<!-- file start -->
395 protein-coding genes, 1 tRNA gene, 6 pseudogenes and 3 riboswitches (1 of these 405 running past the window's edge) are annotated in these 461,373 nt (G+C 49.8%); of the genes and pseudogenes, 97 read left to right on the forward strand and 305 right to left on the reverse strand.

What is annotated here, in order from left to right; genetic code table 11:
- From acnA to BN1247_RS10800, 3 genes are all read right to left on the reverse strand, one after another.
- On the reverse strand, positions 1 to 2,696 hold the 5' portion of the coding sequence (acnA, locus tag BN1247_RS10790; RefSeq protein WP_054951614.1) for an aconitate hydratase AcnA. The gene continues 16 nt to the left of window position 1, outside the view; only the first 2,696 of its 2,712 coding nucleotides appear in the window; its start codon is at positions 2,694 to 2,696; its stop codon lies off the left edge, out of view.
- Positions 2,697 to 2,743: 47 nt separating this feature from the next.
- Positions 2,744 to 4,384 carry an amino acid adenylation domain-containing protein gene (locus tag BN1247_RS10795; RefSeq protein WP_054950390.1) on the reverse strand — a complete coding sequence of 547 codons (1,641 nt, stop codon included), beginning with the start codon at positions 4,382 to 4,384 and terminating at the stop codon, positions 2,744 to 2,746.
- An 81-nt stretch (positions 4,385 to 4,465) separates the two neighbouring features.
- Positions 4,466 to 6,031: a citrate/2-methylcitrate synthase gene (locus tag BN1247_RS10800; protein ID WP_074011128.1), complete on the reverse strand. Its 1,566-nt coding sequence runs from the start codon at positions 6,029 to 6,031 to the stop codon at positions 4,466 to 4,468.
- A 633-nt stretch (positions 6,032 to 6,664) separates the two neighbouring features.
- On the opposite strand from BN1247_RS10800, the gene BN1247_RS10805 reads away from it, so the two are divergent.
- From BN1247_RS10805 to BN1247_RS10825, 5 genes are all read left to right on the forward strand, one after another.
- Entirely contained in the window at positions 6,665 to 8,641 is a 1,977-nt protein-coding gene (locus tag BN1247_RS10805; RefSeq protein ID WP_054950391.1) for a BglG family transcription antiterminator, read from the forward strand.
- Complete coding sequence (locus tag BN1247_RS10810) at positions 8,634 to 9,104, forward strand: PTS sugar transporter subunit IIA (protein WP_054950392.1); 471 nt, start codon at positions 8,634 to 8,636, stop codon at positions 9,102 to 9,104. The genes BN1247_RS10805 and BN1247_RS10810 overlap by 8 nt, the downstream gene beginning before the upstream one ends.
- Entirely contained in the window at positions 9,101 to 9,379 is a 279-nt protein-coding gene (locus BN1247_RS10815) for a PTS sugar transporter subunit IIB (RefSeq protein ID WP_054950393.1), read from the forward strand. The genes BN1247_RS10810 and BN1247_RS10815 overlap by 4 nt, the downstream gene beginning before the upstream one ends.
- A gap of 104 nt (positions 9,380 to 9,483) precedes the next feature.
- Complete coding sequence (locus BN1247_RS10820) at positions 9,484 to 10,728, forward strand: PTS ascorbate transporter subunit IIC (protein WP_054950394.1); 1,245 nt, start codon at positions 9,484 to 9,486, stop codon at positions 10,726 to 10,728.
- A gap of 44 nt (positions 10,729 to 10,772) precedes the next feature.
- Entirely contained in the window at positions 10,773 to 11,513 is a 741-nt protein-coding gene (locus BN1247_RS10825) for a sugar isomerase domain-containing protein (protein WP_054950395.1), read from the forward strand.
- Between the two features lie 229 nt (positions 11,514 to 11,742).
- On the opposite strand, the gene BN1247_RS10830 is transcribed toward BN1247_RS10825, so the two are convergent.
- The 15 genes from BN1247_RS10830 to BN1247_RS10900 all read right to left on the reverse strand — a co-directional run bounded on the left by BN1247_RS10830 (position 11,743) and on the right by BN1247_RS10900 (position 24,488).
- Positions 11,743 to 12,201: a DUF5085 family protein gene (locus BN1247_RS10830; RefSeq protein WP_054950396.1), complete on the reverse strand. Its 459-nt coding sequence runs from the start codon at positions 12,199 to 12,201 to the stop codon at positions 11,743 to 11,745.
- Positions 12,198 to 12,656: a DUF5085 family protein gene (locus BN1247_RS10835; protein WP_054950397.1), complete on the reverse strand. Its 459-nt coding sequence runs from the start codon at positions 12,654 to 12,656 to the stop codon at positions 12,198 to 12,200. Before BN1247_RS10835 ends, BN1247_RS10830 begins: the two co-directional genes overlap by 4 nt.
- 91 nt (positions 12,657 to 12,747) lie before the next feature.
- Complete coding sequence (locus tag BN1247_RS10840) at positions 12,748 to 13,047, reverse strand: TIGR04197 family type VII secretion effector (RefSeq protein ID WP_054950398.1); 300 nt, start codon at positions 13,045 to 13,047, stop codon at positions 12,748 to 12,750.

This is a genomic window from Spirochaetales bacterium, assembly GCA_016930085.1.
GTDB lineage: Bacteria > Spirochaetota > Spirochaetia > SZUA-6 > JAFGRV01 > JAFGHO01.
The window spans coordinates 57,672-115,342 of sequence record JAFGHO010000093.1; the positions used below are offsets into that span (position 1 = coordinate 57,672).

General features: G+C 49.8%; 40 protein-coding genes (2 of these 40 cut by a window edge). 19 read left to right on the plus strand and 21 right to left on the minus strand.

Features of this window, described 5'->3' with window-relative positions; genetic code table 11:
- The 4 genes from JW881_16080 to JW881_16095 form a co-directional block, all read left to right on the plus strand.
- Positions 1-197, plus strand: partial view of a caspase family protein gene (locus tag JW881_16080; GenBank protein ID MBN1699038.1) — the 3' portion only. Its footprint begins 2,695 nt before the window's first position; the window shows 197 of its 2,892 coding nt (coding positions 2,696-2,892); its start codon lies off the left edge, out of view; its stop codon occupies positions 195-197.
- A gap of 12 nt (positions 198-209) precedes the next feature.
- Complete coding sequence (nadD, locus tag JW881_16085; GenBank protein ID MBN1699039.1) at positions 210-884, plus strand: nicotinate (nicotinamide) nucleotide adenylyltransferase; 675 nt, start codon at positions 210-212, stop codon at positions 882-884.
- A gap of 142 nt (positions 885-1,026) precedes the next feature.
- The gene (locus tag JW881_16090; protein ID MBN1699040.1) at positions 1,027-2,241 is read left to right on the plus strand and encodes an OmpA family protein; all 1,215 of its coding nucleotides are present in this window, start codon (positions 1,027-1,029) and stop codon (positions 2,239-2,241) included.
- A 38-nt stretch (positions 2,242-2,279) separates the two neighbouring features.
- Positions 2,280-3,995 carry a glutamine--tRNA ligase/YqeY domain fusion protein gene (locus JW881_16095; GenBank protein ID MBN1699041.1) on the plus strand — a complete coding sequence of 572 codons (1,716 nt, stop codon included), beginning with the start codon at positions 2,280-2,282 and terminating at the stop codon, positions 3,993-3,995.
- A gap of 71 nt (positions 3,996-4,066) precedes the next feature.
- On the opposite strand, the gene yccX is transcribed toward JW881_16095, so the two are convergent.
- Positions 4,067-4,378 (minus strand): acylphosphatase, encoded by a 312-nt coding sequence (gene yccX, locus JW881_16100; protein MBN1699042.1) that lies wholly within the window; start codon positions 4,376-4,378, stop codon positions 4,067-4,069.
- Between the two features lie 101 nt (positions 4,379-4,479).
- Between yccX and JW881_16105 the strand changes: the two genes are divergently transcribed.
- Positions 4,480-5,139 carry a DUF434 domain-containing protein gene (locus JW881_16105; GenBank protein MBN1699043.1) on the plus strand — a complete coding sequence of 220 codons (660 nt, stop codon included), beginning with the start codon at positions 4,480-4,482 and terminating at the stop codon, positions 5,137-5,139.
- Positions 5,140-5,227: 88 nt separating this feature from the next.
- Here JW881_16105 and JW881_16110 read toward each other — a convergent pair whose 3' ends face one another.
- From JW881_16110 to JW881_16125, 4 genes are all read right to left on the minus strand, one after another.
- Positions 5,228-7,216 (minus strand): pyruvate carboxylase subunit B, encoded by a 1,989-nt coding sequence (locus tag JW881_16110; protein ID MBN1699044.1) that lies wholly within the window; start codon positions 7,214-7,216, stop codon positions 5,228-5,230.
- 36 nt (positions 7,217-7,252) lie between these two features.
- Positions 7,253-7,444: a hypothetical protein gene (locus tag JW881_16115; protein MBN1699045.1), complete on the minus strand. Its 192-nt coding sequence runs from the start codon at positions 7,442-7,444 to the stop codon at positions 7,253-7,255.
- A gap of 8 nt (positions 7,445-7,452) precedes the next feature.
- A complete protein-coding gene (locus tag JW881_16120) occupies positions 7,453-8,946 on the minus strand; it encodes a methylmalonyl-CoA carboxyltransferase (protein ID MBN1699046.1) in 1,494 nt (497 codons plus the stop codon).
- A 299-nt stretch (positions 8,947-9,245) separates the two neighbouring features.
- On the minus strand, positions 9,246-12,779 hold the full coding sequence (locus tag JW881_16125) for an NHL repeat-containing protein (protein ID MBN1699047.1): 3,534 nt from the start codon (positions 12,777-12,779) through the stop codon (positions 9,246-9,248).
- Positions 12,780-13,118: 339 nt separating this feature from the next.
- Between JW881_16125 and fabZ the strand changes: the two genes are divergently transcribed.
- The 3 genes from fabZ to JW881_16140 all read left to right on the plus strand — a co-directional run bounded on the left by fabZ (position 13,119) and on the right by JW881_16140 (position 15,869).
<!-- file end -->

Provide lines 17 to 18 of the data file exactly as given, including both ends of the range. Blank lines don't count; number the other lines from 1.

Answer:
- A gap of 44 nt (positions 10,729 to 10,772) precedes the next feature.
- Entirely contained in the window at positions 10,773 to 11,513 is a 741-nt protein-coding gene (locus BN1247_RS10825) for a sugar isomerase domain-containing protein (protein WP_054950395.1), read from the forward strand.